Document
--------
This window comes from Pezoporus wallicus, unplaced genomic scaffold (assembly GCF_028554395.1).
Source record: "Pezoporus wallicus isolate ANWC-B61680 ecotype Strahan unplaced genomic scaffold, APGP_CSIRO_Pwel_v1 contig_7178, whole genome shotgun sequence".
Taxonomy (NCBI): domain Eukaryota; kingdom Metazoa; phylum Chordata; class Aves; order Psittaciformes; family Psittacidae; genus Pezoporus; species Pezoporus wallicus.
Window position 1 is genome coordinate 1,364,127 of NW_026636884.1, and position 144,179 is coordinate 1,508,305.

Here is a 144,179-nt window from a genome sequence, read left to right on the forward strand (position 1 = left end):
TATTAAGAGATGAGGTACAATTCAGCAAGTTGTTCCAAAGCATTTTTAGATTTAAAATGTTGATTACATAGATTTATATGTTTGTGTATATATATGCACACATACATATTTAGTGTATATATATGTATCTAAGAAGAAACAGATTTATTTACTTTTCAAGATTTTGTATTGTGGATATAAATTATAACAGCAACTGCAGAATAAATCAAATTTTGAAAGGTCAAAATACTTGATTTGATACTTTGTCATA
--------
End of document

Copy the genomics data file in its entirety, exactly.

This window comes from Pezoporus wallicus, unplaced genomic scaffold (assembly GCF_028554395.1).
Source record: "Pezoporus wallicus isolate ANWC-B61680 ecotype Strahan unplaced genomic scaffold, APGP_CSIRO_Pwel_v1 contig_7178, whole genome shotgun sequence".
Taxonomy (NCBI): domain Eukaryota; kingdom Metazoa; phylum Chordata; class Aves; order Psittaciformes; family Psittacidae; genus Pezoporus; species Pezoporus wallicus.
Window position 1 is genome coordinate 1,364,127 of NW_026636884.1, and position 144,179 is coordinate 1,508,305.

Here is a 144,179-nt window from a genome sequence, read left to right on the forward strand (position 1 = left end):
TATTAAGAGATGAGGTACAATTCAGCAAGTTGTTCCAAAGCATTTTTAGATTTAAAATGTTGATTACATAGATTTATATGTTTGTGTATATATATGCACACATACATATTTAGTGTATATATATGTATCTAAGAAGAAACAGATTTATTTACTTTTCAAGATTTTGTATTGTGGATATAAATTATAACAGCAACTGCAGAATAAATCAAATTTTGAAAGGTCAAAATACTTGATTTGATACTTTGTCATA